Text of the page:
The secrets behind Eric Clapton’s guitar tone on Cream’s Sunshine of Your Love

Eric Clapton
Eric Clapton with his Fool SG with producer Felix Pappalardi in 1967 (Image credit: Michael Ochs Archives/Getty Images)

Last time around, I mentioned how the commonly overused tone descriptions “warm” and “mellow” really didn’t apply to B.B. King’s sound.

However, one particular instance where these terms are perfect is Eric Clapton’s recordings on Cream’s 1967 sophomore album, Disraeli Gears, which is where Mr. Slowhand introduced the world to his famous “woman tone”.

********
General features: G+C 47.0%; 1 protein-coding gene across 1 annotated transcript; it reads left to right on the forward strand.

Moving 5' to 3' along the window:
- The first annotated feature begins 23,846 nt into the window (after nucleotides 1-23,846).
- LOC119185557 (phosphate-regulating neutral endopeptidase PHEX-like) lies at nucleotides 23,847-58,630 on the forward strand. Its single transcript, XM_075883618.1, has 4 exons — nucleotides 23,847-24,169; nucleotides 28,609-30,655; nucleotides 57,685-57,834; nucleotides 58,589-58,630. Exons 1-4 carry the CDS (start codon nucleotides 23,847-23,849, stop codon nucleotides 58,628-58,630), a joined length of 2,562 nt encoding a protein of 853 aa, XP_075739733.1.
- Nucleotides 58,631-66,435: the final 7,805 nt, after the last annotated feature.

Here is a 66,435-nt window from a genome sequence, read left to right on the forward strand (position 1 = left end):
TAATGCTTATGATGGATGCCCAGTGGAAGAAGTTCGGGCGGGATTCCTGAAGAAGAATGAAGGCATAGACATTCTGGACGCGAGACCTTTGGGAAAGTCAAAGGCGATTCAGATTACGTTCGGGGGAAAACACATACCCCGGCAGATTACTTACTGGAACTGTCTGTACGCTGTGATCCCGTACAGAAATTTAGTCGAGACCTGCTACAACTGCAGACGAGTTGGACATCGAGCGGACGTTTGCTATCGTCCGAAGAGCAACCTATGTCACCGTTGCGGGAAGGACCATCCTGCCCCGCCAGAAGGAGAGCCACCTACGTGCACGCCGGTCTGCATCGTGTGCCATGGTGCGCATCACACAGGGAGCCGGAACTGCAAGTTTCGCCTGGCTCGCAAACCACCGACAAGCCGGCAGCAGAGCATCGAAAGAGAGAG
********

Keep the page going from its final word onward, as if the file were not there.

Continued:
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Chris Gill

Chris is the co-author of Eruption - Conversations with Eddie Van Halen. He is a 40-year music industry veteran who started at Boardwalk Entertainment (Joan Jett, Night Ranger) and Roland US before becoming a guitar journalist in 1991. He has interviewed more than 600 artists, written more than 1,400 product reviews and contributed to Jeff Beck’s Beck 01: Hot Rods and Rock & Roll and Eric Clapton’s Six String Stories.